The story of the relation of Ireland to Britain for the last half-century is one that reflects the utmost discredit upon the governing class of the British Empire, but it is not one of which the English commons need be ashamed. Again and again they have given evidences of goodwill. British legislation in relation to Ireland for nearly half a century shows a series of clumsy attempts on the part of liberal England, made in the face of a strenuous opposition from the Conservative Party and the Ulster Irish, to satisfy Irish complaints and get to a footing of fellowship. The name of Parnell, an Irish Protestant, stands out as that of the chief leader of the Home Rule movement. In 1886 Gladstone, the liberal British prime minister, brought political disaster upon himself by introducing the first, Irish Home Rule Bill, a genuine attempt to give over Irish affairs for the first time in history to the Irish peo ple. The bill broke the Liberal Party asunder; and a coalition government, the Unionist Government, replaced that of Mr. Gladstone.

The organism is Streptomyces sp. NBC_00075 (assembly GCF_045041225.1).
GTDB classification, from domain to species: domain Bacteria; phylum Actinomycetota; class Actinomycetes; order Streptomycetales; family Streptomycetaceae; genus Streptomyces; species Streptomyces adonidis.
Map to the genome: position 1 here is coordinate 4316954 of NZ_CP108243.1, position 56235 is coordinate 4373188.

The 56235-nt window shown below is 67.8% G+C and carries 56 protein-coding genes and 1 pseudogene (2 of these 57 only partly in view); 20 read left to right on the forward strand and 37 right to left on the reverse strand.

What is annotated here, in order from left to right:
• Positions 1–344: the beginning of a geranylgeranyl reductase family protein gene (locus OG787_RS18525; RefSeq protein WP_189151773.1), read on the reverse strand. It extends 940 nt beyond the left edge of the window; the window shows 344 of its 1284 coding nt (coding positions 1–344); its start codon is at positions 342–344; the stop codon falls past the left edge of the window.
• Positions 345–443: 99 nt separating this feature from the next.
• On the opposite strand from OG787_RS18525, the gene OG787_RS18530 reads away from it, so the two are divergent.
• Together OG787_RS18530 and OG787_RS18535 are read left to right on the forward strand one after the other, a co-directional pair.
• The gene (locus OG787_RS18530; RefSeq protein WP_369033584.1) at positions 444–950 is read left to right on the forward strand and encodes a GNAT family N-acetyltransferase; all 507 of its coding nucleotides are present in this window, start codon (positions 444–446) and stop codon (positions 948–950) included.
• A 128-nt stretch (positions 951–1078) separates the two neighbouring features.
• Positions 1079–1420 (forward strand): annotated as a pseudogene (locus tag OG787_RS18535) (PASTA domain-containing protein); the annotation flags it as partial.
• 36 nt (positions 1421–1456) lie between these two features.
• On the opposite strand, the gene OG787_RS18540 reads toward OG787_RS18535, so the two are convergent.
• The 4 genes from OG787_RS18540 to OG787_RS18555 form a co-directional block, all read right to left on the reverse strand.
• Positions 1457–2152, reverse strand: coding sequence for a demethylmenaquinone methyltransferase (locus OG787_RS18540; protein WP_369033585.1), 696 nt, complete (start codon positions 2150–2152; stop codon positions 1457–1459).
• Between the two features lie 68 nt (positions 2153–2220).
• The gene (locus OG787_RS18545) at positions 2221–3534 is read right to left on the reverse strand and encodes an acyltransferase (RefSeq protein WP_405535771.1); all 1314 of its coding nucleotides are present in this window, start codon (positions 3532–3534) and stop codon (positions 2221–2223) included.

This digression into the history of Ireland now comes up to the time of infectious imperialism in Europe. The Unionist Government, which ousted Mr. Gladstone, had a predominantly Tory element, and was in spirit «imperialist» as no previous British Government had been. The British political history of the subsequent years is largely a history of the conflict of the new imperialism, through which an arrogant «British» nationalism sought to override the rest of the empire against, the temperamental liberalism and reasonableness of the English, which tended to develop the empire into a confederation of free and willing allies. Naturally the «British» imperialist wanted a subjugated Irish; naturally the English Liberals wanted a free, participating Irish In 1892 Gladstone struggled back to power with a small Home Rule majority; and in 1893 his second Home Rule Bill passed, the Commons, and was rejected by the Lords. It was not, however, until 1895 that an imperialist government took office. The party, which sustained it was called not Imperialist, but «Unionist» an odd name, when we consider how steadily and strenuously it has worked to destroy any possibility of an Empire commonweal. These Imperialists remained in power for ten years. We have already noted their conquest of South Africa. They were defeated in 1905 in an attempt to establish a tariff wall on the Teutonic model. The ensuing Liberal Government then turned the conquered South African Dutch into contented fellow subjects by creating the self-governing Dominion of South Africa. After which it embarked upon a long-impending struggle with the persistently imperialist House of Lords.